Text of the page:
Animals are all around us. As we walk through our neighborhood, we likely see animals being kept as pets, insects crawling on the ground, and birds flying through the trees. Depending on where you live, you may also see animals living in rivers, lakes, and swamps. How are these animals similar? How are they different? Why do they behave in the ways they do? How do their actions affect the environment in which they live? These are big questions that we’ll be answering.
You will get to observe and identify the behaviors of various plants and animals in various components of an ecosystem: the aquarium, the decomposition unit, the plant/animal chamber, and the precipitation funnel. You can also identify the role of different plants and animals in their eco column: producers, consumers, and decomposers. Specifically, look for how animals eat plants or other animals for food, if they use plants or even other animals for shelter and nesting; producers and consumers (herbivores, carnivores, omnivores, and decomposers) and how they are related in food chains and food webs. Also see if you can determine how they compete with each other for resources in an ecosystem, and how matter is transferred from one organism to others in the food web over time. You’ll want to get a feel for the relationships between the organisms and the physical environment in the big picture.
Here are the scientific concepts:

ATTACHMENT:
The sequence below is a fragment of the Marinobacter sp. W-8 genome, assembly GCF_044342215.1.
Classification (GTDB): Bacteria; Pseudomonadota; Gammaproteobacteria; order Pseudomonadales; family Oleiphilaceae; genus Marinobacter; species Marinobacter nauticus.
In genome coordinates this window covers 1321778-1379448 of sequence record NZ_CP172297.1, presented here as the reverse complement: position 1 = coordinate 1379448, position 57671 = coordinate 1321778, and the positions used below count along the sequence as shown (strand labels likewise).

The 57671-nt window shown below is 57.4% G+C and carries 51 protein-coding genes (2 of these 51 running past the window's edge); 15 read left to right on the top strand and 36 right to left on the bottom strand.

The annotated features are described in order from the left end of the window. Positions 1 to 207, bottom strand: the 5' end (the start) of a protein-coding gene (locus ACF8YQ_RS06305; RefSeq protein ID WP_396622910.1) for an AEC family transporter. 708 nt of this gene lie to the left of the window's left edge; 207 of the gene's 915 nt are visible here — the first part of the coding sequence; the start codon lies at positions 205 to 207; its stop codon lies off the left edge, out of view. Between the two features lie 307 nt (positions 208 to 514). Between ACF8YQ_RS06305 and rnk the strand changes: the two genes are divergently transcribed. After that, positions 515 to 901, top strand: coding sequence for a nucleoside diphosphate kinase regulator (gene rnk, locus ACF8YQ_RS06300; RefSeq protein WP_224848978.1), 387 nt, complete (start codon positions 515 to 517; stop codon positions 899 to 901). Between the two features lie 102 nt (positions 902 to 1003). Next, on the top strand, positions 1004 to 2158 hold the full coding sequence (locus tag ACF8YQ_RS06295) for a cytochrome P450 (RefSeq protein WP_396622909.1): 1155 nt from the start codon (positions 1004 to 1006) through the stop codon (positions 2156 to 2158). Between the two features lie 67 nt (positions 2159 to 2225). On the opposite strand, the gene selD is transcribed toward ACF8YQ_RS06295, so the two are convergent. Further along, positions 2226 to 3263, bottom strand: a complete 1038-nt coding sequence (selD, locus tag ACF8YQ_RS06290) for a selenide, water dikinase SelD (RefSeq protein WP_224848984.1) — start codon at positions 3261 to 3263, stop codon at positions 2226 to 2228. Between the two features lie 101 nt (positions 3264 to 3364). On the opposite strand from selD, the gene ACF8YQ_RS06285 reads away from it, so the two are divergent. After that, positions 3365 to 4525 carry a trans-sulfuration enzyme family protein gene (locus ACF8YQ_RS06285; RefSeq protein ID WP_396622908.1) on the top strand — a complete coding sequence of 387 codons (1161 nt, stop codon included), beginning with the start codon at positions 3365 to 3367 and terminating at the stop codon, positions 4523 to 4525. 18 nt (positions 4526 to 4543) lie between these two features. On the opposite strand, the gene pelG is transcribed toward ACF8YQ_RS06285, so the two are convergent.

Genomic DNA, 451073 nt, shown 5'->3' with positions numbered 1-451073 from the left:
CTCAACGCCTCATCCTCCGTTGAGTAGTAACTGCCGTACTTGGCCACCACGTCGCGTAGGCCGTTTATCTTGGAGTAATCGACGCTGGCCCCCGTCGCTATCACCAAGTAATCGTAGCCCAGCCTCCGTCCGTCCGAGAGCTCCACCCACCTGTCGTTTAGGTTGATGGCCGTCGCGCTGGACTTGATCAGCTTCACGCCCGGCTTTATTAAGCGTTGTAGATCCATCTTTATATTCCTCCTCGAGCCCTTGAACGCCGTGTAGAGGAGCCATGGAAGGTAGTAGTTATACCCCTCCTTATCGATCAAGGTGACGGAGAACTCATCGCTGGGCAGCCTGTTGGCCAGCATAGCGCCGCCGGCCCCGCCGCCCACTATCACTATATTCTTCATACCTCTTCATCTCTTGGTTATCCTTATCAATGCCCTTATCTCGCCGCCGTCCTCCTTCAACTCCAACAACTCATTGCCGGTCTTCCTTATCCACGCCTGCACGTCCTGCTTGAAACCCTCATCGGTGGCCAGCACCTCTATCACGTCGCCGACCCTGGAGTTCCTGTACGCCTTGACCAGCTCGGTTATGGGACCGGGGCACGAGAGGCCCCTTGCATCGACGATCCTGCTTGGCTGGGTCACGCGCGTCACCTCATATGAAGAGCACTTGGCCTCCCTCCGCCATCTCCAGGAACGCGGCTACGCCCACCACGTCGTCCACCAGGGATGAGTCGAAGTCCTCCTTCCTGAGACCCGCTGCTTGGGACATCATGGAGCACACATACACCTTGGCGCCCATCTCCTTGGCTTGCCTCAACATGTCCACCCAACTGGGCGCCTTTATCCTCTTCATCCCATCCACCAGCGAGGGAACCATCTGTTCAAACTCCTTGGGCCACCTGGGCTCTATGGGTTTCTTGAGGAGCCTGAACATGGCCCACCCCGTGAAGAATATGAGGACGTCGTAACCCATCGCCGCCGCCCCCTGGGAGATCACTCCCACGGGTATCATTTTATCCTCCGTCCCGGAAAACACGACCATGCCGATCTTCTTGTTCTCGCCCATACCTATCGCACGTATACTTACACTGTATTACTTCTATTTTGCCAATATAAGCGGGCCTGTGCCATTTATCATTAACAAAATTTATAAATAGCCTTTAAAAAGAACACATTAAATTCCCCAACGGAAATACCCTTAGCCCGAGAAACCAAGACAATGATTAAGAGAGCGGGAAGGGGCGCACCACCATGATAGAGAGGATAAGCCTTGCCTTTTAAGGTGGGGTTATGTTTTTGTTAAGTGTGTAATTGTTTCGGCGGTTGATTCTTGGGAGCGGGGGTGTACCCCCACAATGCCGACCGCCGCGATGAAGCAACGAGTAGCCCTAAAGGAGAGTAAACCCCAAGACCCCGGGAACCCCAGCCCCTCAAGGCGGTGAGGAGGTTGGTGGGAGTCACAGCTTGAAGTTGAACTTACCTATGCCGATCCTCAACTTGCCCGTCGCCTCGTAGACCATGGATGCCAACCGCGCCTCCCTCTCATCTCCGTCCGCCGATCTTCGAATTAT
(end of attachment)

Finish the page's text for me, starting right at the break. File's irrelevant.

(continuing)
- Use appropriate tools to perform tests, collect data, and display data.
- Different plants and animals inhabit different kinds of environments and have external features that help them thrive in different kinds of places.
- Plants and animals both need water; animals need food, and plants need light.
- Animals eat plants or other animals for food and may also use plants or even other animals for shelter and nesting.
- Roots are associated with the intake of water and soil nutrients, green leaves with making food from sunlight.
- All organisms have external parts. Different animals use their body parts in different ways to see, hear, grasp objects, protect themselves, move from place to place, and seek, find, and take in food, water and air. Plants also have different parts (roots, stems, leaves, flowers, fruits) that help them survive and grow.
- Adult plants and animals can have young. In many kinds of animals, parents and the offspring themselves engage in behaviors that help the offspring to survive.
- Animals have body parts that capture and convey different kinds of information needed for growth and survival. Animals respond to these inputs with behaviors that help them survive. Plants also respond to some external inputs.
- Young animals are very much, but not exactly, like their parents. Plants also are very much, but not exactly, like their parents.
- Individuals of the same kind of plant or animal are recognizable as similar but can also vary in many ways.
By the end of the labs in this unit, students will be able to:
- Design and build several different types of scientific observational experiments including a water cycle column, insect aspirator, waterscope, and more to observe animals and plants in their natural habitat.
- Differentiate observation from inference (interpretation) and know scientists’ explanations come partly from what they observe and partly from how they interpret their observations.
- Measure and estimate the weight, length and volume of objects.
- Follow a set of written instructions for a scientific investigation.